Back in the pioneer days when I first held my real estate licence (closely, as it was very windy out on the open prairie astride my buckboard), I should have considered using a professional photographer for listing sheet brochures.
Sure, it only happened maybe two or 18 times, but when you can’t tell a stationary house from a moving cube van, perhaps you shouldn’t be gluing those pictures on to a listing sheet.
It’s fairly common practice now to use a professional stager and even more common to get a professional photographer to come in before you begin your marketing campaign for a new listing. They might take a week or two, working with optimum times for daylight and artificial sources to capture photos worthy of hanging on a wall in a gallery.
Once those puppies are incorporated into brochures crafted by a team of unemployed, Pulitzer-prize winning journalists and retired best-selling novelists looking to make a little extra money for beachfront Margaritas, the home goes on the market and sells in an hour – typically for well over the asking price.
It may be hard to believe, but there was a time in the real estate business where you once had the homeowners brandishing weapons to encourage you to move as quickly as possible to attract a sale. You would take pictures (at that particular time in the technology curve) with a .05 megapixel digital camera that saved images to a floppy disk.
On occasion, all your work would get erased simply by attempting to transfer the floppy disk from the camera to the computer, so you had to discreetly break into the home when the owners were away, to retake all the photos. During daylight hours, with no witnesses.
Once the blurry images were safely transferred on to your computer, you would sort them from “least blurry” to “is that a haystack?” The company I started out with back then had feature sheet property boards that we used in the local shopping malls, with a few small picture spaces well suited to images shot from a speeding car going over multiple potholes. While dangling your camera from a Slinky.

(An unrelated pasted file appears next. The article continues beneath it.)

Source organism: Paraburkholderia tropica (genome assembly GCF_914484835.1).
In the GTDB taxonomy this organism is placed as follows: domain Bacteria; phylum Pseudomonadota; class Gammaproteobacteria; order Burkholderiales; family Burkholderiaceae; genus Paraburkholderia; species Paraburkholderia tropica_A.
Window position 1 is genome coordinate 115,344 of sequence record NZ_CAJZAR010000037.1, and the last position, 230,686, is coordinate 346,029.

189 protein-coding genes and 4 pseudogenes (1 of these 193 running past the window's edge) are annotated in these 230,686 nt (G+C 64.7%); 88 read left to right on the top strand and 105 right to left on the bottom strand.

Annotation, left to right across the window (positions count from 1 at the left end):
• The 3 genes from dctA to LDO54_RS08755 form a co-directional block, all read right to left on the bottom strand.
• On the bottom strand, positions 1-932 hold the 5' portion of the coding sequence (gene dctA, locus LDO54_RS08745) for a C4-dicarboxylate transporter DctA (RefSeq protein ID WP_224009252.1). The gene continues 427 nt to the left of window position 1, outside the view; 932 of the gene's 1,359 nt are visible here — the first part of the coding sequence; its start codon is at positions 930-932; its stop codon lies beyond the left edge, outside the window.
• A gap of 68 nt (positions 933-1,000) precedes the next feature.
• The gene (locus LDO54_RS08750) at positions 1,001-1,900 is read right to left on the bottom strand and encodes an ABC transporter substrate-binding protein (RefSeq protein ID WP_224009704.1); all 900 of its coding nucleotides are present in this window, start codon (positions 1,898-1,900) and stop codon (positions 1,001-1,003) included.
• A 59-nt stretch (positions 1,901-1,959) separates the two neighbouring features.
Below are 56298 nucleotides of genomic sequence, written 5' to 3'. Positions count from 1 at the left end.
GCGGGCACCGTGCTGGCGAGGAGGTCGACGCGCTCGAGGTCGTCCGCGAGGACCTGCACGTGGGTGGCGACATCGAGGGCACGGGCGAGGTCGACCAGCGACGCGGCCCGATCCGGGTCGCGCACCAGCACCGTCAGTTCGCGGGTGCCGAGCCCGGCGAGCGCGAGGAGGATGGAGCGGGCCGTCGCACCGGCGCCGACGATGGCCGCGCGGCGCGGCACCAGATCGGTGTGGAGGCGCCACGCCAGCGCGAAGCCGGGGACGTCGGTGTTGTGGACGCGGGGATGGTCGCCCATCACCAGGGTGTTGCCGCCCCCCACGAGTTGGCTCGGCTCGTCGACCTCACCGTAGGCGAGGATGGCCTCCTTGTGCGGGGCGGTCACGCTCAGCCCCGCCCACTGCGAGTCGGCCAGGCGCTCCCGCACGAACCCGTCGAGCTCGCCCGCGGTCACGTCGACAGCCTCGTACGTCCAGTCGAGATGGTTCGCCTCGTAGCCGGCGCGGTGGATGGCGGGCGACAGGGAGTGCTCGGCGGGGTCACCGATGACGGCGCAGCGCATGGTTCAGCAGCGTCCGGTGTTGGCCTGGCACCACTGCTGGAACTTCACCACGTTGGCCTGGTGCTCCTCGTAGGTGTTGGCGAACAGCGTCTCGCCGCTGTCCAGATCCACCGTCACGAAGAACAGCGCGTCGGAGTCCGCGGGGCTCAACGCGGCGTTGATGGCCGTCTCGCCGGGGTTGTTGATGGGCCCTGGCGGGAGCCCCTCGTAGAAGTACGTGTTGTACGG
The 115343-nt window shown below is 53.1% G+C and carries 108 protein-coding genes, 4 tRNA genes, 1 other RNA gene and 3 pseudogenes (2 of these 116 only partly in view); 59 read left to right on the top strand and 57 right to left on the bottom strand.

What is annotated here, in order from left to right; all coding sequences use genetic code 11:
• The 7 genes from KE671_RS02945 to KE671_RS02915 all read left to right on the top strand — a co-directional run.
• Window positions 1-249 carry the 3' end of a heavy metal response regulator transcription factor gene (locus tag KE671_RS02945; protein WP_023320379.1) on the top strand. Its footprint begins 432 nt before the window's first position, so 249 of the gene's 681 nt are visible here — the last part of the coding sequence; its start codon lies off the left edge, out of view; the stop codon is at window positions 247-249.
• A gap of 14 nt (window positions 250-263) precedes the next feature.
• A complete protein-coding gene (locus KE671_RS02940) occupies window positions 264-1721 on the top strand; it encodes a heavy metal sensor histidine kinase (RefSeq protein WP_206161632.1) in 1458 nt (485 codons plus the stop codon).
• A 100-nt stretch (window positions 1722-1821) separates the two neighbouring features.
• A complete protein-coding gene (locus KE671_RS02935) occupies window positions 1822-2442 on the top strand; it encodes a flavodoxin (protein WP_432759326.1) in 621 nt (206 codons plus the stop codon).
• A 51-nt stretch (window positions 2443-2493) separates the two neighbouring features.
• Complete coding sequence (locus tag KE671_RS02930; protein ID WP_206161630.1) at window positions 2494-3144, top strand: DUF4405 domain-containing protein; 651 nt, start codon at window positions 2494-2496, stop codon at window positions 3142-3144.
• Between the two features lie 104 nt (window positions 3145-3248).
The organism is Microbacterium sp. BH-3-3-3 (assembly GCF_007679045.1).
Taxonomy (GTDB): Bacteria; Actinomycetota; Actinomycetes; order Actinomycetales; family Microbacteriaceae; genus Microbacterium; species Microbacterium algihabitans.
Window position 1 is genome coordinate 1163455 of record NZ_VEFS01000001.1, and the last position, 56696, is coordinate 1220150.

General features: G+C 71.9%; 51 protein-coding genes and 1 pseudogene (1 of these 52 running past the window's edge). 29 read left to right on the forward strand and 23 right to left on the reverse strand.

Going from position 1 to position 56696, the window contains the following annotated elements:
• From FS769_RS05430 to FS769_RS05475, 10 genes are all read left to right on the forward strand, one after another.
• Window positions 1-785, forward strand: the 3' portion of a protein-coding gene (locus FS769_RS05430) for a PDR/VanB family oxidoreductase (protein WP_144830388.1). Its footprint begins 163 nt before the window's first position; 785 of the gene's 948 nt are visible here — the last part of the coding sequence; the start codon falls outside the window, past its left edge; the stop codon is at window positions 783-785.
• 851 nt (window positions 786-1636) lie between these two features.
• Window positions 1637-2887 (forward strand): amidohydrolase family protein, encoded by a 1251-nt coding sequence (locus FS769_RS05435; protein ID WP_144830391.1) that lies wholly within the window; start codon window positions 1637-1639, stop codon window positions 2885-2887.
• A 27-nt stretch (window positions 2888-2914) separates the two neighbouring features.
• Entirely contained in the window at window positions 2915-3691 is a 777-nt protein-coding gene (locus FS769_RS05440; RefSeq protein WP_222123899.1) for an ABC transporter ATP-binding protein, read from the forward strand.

One space was for a large 8×10 shot and that was where I often struggled. Most times I could rely on my silver tongue to assure homeowners that the picture they were looking at was absolutely their own home and not a battered four-drawer lateral filing cabinet recovered from a riverbed.
The only time that method didn’t work was when I listed the home of a noted local photographer, who used a real camera and was not likely to be swayed by my lawyer-like closing arguments in favour of convincing him his home was anywhere remotely located in my frame of the shot.
As a matter of fact, he accompanied me during the photo shoot and I could tell by the clucking behind me he either had a hen in his coat pocket, or he disapproved of my efforts. Turned out to be the latter.
He offered to take his own shots, for a nominal reduction in his professional fees. I heaved an enormous sigh of relief and happily accepted the reduction of my income for that particular sale.
I’m sure I don’t have to tell any of you, it’s far better to appear as professional as possible than it is to let pride and bad photography skills get in the way of the best possible service you can provide for a client.